Flood Impacts

March 25, 2019 daryl bauer

Still cannot tell you a lot of specifics about the impacts of the unprecedented flooding that has occurred recently across Nebraska.  Certainly, at this point we know the loss to families and their homes, possessions, businesses and livestock have been huge, heart-breaking.  Losses to fish and wildlife and outdoor recreation are going to be significant as well, but nothing in comparison to what many of our fellow Nebraskans are suffering right now.

You know that my expertise is mostly on the fish side of things and I can tell you we have had some significant losses.  First of all, we have a page of parks and recreation areas that have been impacted, so be sure that you check that, Severe Weather Closures.  Check that page from time to time because it will be updated as conditions change and improve.

We had some damage to a couple of our state fish hatcheries.  The most significant of that was at our Grove Trout Rearing Station.  Grove produces a lot of the trout that are stocked around the state, stockings we would be doing right now if it were not for the late ice cover and then flooding we have experienced.  The good news is that we did not lose any trout at Grove.  The bad news is that we had road damage and cannot get trucks to the ponds right now so that they can be loaded and fish can be stocked.  We are working on that and expect that more trout stocking will be happening in the coming weeks, but all I can tell you is to “stay tuned”.  We have been issuing news releases on trout stockings when we have been able to do them, and I anticipate that there will continue to be frequent updates on those stockings as we are able to do more.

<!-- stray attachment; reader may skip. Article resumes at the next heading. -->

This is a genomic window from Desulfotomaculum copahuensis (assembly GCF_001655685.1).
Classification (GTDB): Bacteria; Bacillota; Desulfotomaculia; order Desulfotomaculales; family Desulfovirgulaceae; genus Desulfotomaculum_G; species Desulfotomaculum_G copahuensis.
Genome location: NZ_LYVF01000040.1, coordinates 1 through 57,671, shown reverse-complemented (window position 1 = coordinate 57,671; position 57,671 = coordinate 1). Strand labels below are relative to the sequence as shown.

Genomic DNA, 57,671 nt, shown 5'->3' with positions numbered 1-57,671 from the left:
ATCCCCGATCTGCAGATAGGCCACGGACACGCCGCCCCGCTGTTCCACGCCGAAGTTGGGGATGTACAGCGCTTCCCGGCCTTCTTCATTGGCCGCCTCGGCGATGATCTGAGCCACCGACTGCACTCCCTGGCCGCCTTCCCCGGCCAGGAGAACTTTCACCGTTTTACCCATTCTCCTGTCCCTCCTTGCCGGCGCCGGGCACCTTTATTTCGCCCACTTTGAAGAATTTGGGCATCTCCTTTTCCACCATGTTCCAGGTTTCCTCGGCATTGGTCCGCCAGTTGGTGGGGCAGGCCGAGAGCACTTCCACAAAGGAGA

On the topic of spring trout stockings, some of those are not going to happen this spring because some of the destination waterbodies flooded.  I hate to say it, but Two Rivers State Recreation Area is closed, and from what I have heard damage has been extensive on that area.  There are no plans at this time for opening the Trout Lake.

We have a number of sandpit fisheries on the Two Rivers, Louisville and Fremont Lakes state recreation areas (SRAs).  All three of those areas are adjacent to the Platte River and all three had extensive flooding.  Depending on the area there has been significant damage.  From a fisheries standpoint, any of those pits that flooded will likely have rough fish present and may need renovation.  Again, let me emphasize that it is going to take a while to sort all of this out and know exactly how we are going to proceed, but those are the kind of things we are dealing with.

As I understand it, new river channels have cut through at least a portion of the Fremont Lakes SRA and through some of the pits, lake #20 in particular.  There will be major changes to the pits and fisheries on Fremont Lakes.  That area also is closed right now.

Flooding on our major rivers has captured all the headlines, but many smaller rivers and streams have also experienced unprecedented high water events and in fact some of those are still ongoing.  I have heard some preliminary reports of what some of those streams look like, some of them trout streams, and they will be different after this flooding.  Habitat conditions will be different.  Keep in mind that high water events are an important part of river and stream ecosystems and many of the habitat changes will be beneficial once water levels return to “normal”.  Some stocking may be needed on some of those waters, but it will take us time to evaluate and determine what management actions will be necessary.

There are not a lot of details yet, because we are still trying to “dig out” and evaluate it all.  Recovery is going to take time, and we are all going to have to be patient.

One thing has been evident in the past couple of weeks, Nebraskans have rallied together to help friends, family and neighbors, and all of us are “friends”, “families” and “neighbors”.  Never had any doubt that would be the case.  That will continue as we recover, we are all going to be a part.  We will continue to step up and be NebraskaStrong.

Lower Platte River at confluence of Salt Creek as seen from tower on Mahoney State Park, March 17, 2019.

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